Johns Hopkins University Provost Robert C. Lieberman and Senior Vice President for Finance and Administration Daniel G. Ennis asked the university community today to be prepared for possible traffic issues or other disruptions to daily operations that may arise tomorrow and on Thursday, Sept. 10. On those days, pre-trial hearings are scheduled in Baltimore in the case of police officers charged in the death last spring of Baltimore resident Freddie Gray. The trial is not scheduled to begin until October, at the earliest.
Lieberman and Ennis said the university is in communication with police, transit officials, and other officials and will relay information to the university community through the Johns Hopkins Emergency Alerts text message system and, where appropriate, follow-up email messages. Emergency-related information is also available on the Alerts page of the university website and on the university emergency phone line at 410-516-7781.
The full text of the email announcement is as follows:
Dear Students, Faculty Members and Staff Members:
With the new academic year already well underway, we are pleased to welcome you back. This year, the opening weeks of the fall semester coincide with scheduled pre-trial hearings in the case of police officers charged in the death last spring of Baltimore resident Freddie Gray. These hearings on pre-trial motions are scheduled in downtown Baltimore on Wednesday, Sept. 2, and Thursday, Sept. 10. Trial is not scheduled to begin until October at the earliest.
Traffic issues possible
The university is aware that, in part because news media vehicles will be concentrated around the courthouse area near the 100 block of North Calvert Street, there is the potential for considerable traffic congestion on important downtown streets. That could affect access to Johns Hopkins facilities downtown, the commutes of students and employees, and the operation of some of our shuttle routes. We want you to know that the university has lines of communication open with police, transit officials and other officials. We will relay to you any information we receive that could assist you in navigating through the city on Wednesday and on Sept. 10.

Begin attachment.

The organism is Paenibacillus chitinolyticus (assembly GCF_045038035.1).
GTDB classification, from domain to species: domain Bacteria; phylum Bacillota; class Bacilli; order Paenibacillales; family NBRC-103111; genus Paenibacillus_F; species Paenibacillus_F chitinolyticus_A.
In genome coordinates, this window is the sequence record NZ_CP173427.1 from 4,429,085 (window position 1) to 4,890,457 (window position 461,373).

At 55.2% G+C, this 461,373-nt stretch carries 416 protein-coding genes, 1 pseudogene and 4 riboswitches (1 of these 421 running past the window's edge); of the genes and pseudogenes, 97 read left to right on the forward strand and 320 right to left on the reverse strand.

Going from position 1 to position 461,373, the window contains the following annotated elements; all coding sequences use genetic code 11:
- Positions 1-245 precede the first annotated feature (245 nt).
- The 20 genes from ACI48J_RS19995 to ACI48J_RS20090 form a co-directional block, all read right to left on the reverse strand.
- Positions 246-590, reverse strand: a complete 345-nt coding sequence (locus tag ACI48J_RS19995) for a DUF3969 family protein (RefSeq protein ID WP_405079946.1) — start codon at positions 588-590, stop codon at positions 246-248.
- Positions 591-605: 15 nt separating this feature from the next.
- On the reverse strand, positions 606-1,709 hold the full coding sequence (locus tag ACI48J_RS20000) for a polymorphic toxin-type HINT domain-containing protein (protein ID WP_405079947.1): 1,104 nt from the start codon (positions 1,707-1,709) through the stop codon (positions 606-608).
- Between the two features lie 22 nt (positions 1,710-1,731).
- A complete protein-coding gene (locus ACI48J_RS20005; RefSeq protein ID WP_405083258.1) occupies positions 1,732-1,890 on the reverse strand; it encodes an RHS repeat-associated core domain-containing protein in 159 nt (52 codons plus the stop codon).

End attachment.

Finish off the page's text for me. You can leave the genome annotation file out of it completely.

As of now, no Maryland Transit Administration schedule or route changes are planned, but future announcements, if any, can be found on the MTA website. Views from live traffic cameras are available on Baltimore City's website. For real-time traffic and transportation updates on Twitter, follow @BmoreCityDOT and @mtamaryland. For real-time updates on operations of the university's Homewood-Peabody-JHMI shuttle, go here.
University employees and students located downtown
Employees and students in university facilities in or near downtown should expect to hear from their local leadership if any changes to normal operations are necessary. This includes students and employees at Peabody, Harbor East, the Candler Building and 100 N. Charles St., among others. An important note: As usual, all Johns Hopkins Medicine clinical activities would be expected to operate normally even if changes to normal operations occur in some university locations.
A note about demonstrations
Although some community leaders are discouraging active demonstrations during these purely preliminary motions hearings, we do know that some may occur. Some members of the university community may at some point wish to join them. If so, we hope you will remember that any situation involving large crowds can be unpredictable. Please consider taking basic precautions:
- Let others know of your travel plans, including when you anticipate returning to home or campus;
- Travel with friends if possible;
- Be familiar with your travel route and have an alternate plan;
- As always, be aware of your surroundings, and be prepared to leave any location where you do not feel safe.
Communications from the university
If the university needs to alert you to any urgent breaking developments, in relation to the court proceedings or any other events throughout the year, we will use our Johns Hopkins Emergency Alerts text message system and, where appropriate, follow-up email messages. We also post emergency-related information on the web here and on the university emergency phone line at 410-516-7781.
If you are not already subscribed to Johns Hopkins emergency text message alerts and wish to subscribe now, or want to add additional campuses to your subscription, here are instructions. We urge you to be a subscriber.
Robert C. Lieberman
Provost and Senior Vice President for Academic Affairs
Daniel G. Ennis
Senior Vice President for Finance and Administration